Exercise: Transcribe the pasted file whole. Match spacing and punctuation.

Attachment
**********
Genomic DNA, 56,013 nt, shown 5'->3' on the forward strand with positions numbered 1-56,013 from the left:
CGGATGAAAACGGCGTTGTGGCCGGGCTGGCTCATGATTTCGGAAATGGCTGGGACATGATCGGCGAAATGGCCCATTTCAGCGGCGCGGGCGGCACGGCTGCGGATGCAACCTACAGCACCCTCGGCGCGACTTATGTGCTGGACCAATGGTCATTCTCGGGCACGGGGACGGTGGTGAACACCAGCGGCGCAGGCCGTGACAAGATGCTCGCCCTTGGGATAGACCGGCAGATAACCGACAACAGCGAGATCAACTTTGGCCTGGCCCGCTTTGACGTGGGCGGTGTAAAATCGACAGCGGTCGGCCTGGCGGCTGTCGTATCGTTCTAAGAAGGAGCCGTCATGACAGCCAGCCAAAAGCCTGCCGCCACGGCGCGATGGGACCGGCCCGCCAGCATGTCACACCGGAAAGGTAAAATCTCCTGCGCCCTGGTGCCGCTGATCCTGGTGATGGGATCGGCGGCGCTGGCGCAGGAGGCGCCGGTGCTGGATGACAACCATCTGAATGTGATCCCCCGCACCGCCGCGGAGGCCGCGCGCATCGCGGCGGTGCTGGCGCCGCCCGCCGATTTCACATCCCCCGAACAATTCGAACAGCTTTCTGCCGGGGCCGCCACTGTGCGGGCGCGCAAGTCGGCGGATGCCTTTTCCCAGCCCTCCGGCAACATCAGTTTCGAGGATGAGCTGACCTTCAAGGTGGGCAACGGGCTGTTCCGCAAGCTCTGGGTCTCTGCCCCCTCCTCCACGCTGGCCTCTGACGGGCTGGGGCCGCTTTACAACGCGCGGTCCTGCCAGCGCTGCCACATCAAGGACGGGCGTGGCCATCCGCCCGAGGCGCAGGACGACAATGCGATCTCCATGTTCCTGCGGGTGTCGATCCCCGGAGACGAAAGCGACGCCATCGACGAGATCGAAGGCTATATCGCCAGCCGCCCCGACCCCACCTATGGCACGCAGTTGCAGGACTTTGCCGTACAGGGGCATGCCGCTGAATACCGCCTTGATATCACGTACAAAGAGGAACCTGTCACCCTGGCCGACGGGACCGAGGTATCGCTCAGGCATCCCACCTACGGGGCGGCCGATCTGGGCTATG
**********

Genomic DNA, 56,013 nt, shown 5'->3' on the forward strand with positions numbered 1-56,013 from the left:
CGGATGAAAACGGCGTTGTGGCCGGGCTGGCTCATGATTTCGGAAATGGCTGGGACATGATCGGCGAAATGGCCCATTTCAGCGGCGCGGGCGGCACGGCTGCGGATGCAACCTACAGCACCCTCGGCGCGACTTATGTGCTGGACCAATGGTCATTCTCGGGCACGGGGACGGTGGTGAACACCAGCGGCGCAGGCCGTGACAAGATGCTCGCCCTTGGGATAGACCGGCAGATAACCGACAACAGCGAGATCAACTTTGGCCTGGCCCGCTTTGACGTGGGCGGTGTAAAATCGACAGCGGTCGGCCTGGCGGCTGTCGTATCGTTCTAAGAAGGAGCCGTCATGACAGCCAGCCAAAAGCCTGCCGCCACGGCGCGATGGGACCGGCCCGCCAGCATGTCACACCGGAAAGGTAAAATCTCCTGCGCCCTGGTGCCGCTGATCCTGGTGATGGGATCGGCGGCGCTGGCGCAGGAGGCGCCGGTGCTGGATGACAACCATCTGAATGTGATCCCCCGCACCGCCGCGGAGGCCGCGCGCATCGCGGCGGTGCTGGCGCCGCCCGCCGATTTCACATCCCCCGAACAATTCGAACAGCTTTCTGCCGGGGCCGCCACTGTGCGGGCGCGCAAGTCGGCGGATGCCTTTTCCCAGCCCTCCGGCAACATCAGTTTCGAGGATGAGCTGACCTTCAAGGTGGGCAACGGGCTGTTCCGCAAGCTCTGGGTCTCTGCCCCCTCCTCCACGCTGGCCTCTGACGGGCTGGGGCCGCTTTACAACGCGCGGTCCTGCCAGCGCTGCCACATCAAGGACGGGCGTGGCCATCCGCCCGAGGCGCAGGACGACAATGCGATCTCCATGTTCCTGCGGGTGTCGATCCCCGGAGACGAAAGCGACGCCATCGACGAGATCGAAGGCTATATCGCCAGCCGCCCCGACCCCACCTATGGCACGCAGTTGCAGGACTTTGCCGTACAGGGGCATGCCGCTGAATACCGCCTTGATATCACGTACAAAGAGGAACCTGTCACCCTGGCCGACGGGACCGAGGTATCGCTCAGGCATCCCACCTACGGGGCGGCCGATCTGGGCTATG